If you’re inclined to sell, this might be a time to do it. You can buy here if you want the card, just like you could have if you were impatient. But the relationship between the trunk and tail is a special one because sometimes people don’t check out the midsection and end up losing out. How? It’s probably pretty easy for you to figure that out—incomplete information leads to incorrect conclusions.


If you imagine someone who checked the price of foil Lantern when preorders went out and decided it was too expensive and decided to wait a while for the price to go down and checked after rotation, you can imagine them seeing the price be roughly the same and assuming the price didn’t go anywhere. Finance people check prices a lot more often, and people trying to find a deal may check more often than that, but we’re illustrating a point here.

Cards that are EDH staples have a nice, predictable U shape to their price graphs, and we can use that to our advantage. If you ignore the $15 at both points of the U because you know what the shape is going to look like, you’re in good shape.

“Got it. Don’t pay too much for cards. Great article, moron.”

The point here isn’t that you should pay attention to prices, although you should, The point isn’t that you should avoid paying too much by buying too early or too late, although you should.  Did you already know that a card like Lantern would start high, get lower, and go back up? Great, so did I. And yet, I was a blind man fumbling around to an extent. I knew that prices would go down because supply would go up as more packs were opened and the set was drafted, but my buying activity was still suboptimal. I bought below $15 thinking I was being smart and I still ended up overpaying. I paid too much attention to the numbers on the graph when the letters were just as important.



Peak supply happens when the set is just about to stop being drafted. People redeemed foil sets of RTR for the shocks and gave zero craps about EDH cards. People busted a foil Lantern in a draft somewhere in the world probably once a day.  Why buy in for $10 in March 2013 just because $10 is less than $15 when the price was $2 cheaper a month later? Did I know that would happen? Well, no, but it was pretty predictable, wasn’t it? In hindsight, of course it was. And that is what we want to do in the future.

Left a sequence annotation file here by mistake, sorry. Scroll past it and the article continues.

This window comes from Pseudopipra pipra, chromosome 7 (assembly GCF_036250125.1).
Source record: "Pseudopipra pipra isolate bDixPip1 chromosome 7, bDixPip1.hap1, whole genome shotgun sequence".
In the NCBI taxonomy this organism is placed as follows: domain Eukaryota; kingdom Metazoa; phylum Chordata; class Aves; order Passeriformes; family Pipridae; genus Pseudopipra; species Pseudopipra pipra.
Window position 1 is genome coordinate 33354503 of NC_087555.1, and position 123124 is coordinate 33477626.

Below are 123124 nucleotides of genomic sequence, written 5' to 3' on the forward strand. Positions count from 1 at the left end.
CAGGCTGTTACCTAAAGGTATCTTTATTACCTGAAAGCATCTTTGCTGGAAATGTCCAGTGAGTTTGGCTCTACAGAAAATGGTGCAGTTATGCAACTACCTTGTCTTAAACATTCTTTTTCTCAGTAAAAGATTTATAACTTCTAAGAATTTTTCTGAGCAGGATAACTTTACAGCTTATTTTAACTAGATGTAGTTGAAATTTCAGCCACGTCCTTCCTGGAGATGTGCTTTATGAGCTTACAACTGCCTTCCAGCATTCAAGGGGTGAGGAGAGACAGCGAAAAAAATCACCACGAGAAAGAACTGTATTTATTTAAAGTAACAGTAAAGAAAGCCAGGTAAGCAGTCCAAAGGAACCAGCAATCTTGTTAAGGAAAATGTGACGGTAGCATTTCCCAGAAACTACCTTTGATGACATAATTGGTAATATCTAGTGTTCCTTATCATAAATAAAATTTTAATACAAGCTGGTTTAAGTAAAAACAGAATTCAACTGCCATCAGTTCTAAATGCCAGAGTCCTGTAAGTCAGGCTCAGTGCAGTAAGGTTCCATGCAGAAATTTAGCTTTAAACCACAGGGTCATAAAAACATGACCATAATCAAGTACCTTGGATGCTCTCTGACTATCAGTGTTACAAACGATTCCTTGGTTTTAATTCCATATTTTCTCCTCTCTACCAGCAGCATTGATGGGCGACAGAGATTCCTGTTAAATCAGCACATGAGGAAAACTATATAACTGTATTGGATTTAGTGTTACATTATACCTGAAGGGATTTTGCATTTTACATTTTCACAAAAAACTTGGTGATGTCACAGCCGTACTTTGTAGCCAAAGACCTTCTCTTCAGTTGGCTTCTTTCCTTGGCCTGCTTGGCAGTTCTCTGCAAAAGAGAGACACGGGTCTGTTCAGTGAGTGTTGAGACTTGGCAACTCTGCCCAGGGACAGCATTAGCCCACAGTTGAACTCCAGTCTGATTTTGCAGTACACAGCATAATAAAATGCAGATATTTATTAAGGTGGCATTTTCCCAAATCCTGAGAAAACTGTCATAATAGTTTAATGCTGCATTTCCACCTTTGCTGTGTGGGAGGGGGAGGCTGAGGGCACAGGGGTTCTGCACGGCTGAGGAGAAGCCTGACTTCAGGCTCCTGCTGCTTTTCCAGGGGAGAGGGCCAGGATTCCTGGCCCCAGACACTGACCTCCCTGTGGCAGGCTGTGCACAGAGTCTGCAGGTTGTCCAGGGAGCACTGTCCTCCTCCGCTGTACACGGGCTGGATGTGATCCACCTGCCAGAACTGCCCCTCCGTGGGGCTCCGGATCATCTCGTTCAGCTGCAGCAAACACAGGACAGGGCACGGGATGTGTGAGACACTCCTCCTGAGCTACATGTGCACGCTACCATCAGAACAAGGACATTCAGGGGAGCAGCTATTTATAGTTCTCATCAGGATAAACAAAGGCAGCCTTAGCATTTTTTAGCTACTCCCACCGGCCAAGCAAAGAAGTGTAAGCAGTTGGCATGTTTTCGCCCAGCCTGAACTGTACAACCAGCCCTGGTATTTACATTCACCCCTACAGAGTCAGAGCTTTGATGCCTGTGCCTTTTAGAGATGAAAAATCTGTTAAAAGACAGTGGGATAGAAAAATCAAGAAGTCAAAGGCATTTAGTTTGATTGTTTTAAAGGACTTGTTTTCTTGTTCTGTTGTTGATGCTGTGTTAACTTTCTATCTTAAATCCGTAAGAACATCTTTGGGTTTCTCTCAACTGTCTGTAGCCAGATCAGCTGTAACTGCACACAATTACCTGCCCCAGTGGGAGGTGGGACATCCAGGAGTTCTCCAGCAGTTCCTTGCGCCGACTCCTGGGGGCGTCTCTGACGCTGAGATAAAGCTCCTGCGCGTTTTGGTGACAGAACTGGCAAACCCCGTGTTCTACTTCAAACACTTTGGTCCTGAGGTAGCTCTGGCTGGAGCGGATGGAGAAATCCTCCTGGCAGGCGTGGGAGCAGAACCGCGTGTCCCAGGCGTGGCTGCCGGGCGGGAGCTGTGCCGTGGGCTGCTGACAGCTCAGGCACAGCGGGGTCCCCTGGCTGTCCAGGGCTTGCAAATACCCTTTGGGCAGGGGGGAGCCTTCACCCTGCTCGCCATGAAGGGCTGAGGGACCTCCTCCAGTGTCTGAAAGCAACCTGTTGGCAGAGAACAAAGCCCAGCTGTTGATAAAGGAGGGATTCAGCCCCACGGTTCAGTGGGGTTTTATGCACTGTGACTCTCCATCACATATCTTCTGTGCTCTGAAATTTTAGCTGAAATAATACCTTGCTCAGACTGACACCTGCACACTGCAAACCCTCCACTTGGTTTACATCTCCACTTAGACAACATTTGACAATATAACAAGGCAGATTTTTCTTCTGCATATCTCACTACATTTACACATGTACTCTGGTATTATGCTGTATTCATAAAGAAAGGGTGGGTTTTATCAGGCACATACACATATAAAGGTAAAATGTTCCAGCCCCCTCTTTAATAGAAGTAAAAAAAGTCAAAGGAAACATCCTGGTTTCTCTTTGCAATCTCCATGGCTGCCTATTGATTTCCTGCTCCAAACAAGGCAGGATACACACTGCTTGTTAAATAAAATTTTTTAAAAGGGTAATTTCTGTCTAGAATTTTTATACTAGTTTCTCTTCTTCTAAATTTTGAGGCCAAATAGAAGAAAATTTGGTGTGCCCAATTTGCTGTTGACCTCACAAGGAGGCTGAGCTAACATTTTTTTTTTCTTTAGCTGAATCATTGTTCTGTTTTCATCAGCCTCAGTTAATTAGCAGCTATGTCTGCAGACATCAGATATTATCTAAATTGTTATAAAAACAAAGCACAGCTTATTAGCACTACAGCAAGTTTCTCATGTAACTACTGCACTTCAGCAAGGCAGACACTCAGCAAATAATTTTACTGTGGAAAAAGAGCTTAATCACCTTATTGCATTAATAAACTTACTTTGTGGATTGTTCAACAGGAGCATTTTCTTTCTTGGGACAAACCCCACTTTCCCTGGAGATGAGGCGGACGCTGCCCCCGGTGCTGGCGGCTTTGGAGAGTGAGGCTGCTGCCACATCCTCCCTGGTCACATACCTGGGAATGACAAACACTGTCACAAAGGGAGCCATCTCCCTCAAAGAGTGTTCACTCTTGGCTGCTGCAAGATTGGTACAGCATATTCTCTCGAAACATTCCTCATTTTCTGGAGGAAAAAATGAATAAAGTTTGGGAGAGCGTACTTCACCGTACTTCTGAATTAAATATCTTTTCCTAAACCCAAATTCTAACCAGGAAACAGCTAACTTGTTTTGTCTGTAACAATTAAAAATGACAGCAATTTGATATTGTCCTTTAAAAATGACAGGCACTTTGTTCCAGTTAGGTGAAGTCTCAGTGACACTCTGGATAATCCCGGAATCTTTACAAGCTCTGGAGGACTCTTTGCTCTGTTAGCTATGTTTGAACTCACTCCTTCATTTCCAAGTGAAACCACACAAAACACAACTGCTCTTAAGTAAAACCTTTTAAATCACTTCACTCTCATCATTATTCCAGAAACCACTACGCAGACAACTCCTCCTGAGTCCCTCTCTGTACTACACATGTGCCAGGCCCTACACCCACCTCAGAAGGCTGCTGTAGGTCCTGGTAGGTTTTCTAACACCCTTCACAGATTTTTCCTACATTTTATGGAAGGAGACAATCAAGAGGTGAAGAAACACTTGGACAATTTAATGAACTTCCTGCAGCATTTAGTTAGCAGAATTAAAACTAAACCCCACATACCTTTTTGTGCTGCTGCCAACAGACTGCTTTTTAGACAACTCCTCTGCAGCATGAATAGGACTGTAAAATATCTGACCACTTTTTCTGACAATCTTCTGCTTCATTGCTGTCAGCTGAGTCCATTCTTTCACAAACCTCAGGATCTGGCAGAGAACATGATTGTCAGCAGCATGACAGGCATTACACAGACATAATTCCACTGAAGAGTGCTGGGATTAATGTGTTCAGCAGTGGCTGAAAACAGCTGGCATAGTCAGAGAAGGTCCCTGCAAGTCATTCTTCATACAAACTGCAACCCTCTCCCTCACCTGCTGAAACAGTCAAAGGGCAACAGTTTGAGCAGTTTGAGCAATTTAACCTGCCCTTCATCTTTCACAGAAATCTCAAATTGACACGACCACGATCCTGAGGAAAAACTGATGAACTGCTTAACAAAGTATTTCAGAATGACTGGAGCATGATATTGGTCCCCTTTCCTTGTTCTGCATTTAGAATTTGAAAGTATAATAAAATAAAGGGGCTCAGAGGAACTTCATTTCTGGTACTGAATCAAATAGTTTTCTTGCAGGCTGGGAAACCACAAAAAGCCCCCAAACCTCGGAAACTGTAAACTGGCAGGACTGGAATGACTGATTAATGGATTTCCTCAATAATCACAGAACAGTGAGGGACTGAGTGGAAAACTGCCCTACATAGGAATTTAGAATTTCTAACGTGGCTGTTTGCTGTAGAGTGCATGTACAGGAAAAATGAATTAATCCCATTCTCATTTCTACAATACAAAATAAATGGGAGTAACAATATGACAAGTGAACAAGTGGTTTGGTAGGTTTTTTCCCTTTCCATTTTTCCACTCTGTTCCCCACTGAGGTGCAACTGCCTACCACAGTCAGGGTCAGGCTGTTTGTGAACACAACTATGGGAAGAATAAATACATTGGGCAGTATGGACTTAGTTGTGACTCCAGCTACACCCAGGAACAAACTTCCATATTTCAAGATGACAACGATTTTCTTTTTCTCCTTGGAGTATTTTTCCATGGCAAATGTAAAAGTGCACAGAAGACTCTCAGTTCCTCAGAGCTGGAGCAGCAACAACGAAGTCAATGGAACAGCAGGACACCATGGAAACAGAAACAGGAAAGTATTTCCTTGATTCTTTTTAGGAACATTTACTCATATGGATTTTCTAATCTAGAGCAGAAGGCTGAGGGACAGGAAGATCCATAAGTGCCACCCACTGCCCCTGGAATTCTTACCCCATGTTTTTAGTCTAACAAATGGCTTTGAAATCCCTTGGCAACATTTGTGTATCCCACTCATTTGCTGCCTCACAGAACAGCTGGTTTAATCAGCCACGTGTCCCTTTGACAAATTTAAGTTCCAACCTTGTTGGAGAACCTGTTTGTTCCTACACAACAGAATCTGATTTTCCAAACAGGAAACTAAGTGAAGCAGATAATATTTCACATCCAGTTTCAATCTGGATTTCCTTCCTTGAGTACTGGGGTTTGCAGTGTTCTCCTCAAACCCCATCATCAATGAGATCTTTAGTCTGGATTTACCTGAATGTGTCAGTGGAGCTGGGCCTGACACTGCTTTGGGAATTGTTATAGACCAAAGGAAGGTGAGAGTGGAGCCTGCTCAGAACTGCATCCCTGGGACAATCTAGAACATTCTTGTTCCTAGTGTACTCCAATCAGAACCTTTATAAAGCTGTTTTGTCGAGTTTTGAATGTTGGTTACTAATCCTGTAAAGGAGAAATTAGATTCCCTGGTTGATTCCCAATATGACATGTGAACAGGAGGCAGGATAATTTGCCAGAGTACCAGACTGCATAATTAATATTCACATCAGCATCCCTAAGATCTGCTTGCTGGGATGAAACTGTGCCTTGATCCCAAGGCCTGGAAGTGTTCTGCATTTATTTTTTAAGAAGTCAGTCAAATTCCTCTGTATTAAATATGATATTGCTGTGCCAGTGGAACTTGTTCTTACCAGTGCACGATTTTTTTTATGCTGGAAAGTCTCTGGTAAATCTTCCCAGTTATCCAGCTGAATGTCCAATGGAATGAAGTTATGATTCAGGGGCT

The Next Elephant

The next card that will follow this pattern will be an EDH staple, likely one printed in Battle for Zendikar. It will preorder at a very high price initially based on Cube and EDH hype. At peak supply, the price will fall. It will likely flag until rotation or after rotation and then it will begin to tick back up as copies dry up and people build more decks.  A lot of the cards in Battle for Zendikar will do this because of how supply and demand works, but EDH cards don’t have other factors obscuring their fates. EDH staples also have the distinction of being identified as desirable foils irrespective of how they fit into Standard.  We can predict an early over-evaluation, a decline, and upside. Does this work for non-staples? Not usually.


What’s going on here?

I think I may start ending every article with a “Why isn’t this card worth more?” discussion question. So why aren’t we seeing our sexy U shape here? Is Progenitor Mimic not ubiquitous enough? Does it not get played as much as we thought it would? It has no Cube applicability like we see with Lantern, so does that mean EDH needs to take the hit for all of its price? Was it speculated on early driving the price up artificially? Are we done seeing a decline and seeing the best time to buy in? Does it have room to fall?